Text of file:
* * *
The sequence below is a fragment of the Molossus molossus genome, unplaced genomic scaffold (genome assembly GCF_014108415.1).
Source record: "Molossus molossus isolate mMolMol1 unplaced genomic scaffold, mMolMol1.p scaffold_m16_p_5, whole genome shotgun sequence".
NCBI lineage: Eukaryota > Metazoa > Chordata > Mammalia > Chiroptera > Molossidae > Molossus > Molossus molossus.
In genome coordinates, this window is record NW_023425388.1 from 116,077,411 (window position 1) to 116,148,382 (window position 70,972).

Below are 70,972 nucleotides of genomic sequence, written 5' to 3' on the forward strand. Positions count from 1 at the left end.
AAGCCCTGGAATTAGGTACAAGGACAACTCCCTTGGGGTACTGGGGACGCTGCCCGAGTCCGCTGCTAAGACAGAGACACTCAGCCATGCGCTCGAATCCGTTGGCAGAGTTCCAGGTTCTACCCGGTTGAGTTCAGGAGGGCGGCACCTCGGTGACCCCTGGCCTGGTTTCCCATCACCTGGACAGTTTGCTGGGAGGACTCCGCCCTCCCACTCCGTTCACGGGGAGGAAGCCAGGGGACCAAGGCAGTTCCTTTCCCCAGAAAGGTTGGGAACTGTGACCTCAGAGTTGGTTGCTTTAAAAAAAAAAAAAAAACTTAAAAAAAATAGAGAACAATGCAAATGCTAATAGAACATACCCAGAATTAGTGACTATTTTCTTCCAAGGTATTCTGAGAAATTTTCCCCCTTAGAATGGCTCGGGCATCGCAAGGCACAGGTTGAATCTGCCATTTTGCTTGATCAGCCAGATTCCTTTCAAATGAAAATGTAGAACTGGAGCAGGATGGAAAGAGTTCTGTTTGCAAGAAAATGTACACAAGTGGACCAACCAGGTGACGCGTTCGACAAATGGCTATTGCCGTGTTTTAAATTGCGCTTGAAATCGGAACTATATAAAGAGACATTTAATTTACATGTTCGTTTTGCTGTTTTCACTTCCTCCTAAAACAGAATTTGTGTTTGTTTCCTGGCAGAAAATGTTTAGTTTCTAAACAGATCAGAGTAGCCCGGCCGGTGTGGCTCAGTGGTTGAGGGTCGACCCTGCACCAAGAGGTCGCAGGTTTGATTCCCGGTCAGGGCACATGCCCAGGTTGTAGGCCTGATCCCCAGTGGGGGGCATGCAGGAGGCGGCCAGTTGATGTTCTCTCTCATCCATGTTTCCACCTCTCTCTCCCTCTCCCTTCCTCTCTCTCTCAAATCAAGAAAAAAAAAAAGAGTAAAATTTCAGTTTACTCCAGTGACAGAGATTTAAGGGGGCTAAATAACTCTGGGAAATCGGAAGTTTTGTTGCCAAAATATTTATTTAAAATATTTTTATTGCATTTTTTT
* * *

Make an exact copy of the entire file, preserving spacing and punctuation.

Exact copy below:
The sequence below is a fragment of the Molossus molossus genome, unplaced genomic scaffold (genome assembly GCF_014108415.1).
Source record: "Molossus molossus isolate mMolMol1 unplaced genomic scaffold, mMolMol1.p scaffold_m16_p_5, whole genome shotgun sequence".
NCBI lineage: Eukaryota > Metazoa > Chordata > Mammalia > Chiroptera > Molossidae > Molossus > Molossus molossus.
In genome coordinates, this window is record NW_023425388.1 from 116,077,411 (window position 1) to 116,148,382 (window position 70,972).

Below are 70,972 nucleotides of genomic sequence, written 5' to 3' on the forward strand. Positions count from 1 at the left end.
AAGCCCTGGAATTAGGTACAAGGACAACTCCCTTGGGGTACTGGGGACGCTGCCCGAGTCCGCTGCTAAGACAGAGACACTCAGCCATGCGCTCGAATCCGTTGGCAGAGTTCCAGGTTCTACCCGGTTGAGTTCAGGAGGGCGGCACCTCGGTGACCCCTGGCCTGGTTTCCCATCACCTGGACAGTTTGCTGGGAGGACTCCGCCCTCCCACTCCGTTCACGGGGAGGAAGCCAGGGGACCAAGGCAGTTCCTTTCCCCAGAAAGGTTGGGAACTGTGACCTCAGAGTTGGTTGCTTTAAAAAAAAAAAAAAAACTTAAAAAAAATAGAGAACAATGCAAATGCTAATAGAACATACCCAGAATTAGTGACTATTTTCTTCCAAGGTATTCTGAGAAATTTTCCCCCTTAGAATGGCTCGGGCATCGCAAGGCACAGGTTGAATCTGCCATTTTGCTTGATCAGCCAGATTCCTTTCAAATGAAAATGTAGAACTGGAGCAGGATGGAAAGAGTTCTGTTTGCAAGAAAATGTACACAAGTGGACCAACCAGGTGACGCGTTCGACAAATGGCTATTGCCGTGTTTTAAATTGCGCTTGAAATCGGAACTATATAAAGAGACATTTAATTTACATGTTCGTTTTGCTGTTTTCACTTCCTCCTAAAACAGAATTTGTGTTTGTTTCCTGGCAGAAAATGTTTAGTTTCTAAACAGATCAGAGTAGCCCGGCCGGTGTGGCTCAGTGGTTGAGGGTCGACCCTGCACCAAGAGGTCGCAGGTTTGATTCCCGGTCAGGGCACATGCCCAGGTTGTAGGCCTGATCCCCAGTGGGGGGCATGCAGGAGGCGGCCAGTTGATGTTCTCTCTCATCCATGTTTCCACCTCTCTCTCCCTCTCCCTTCCTCTCTCTCTCAAATCAAGAAAAAAAAAAAGAGTAAAATTTCAGTTTACTCCAGTGACAGAGATTTAAGGGGGCTAAATAACTCTGGGAAATCGGAAGTTTTGTTGCCAAAATATTTATTTAAAATATTTTTATTGCATTTTTTT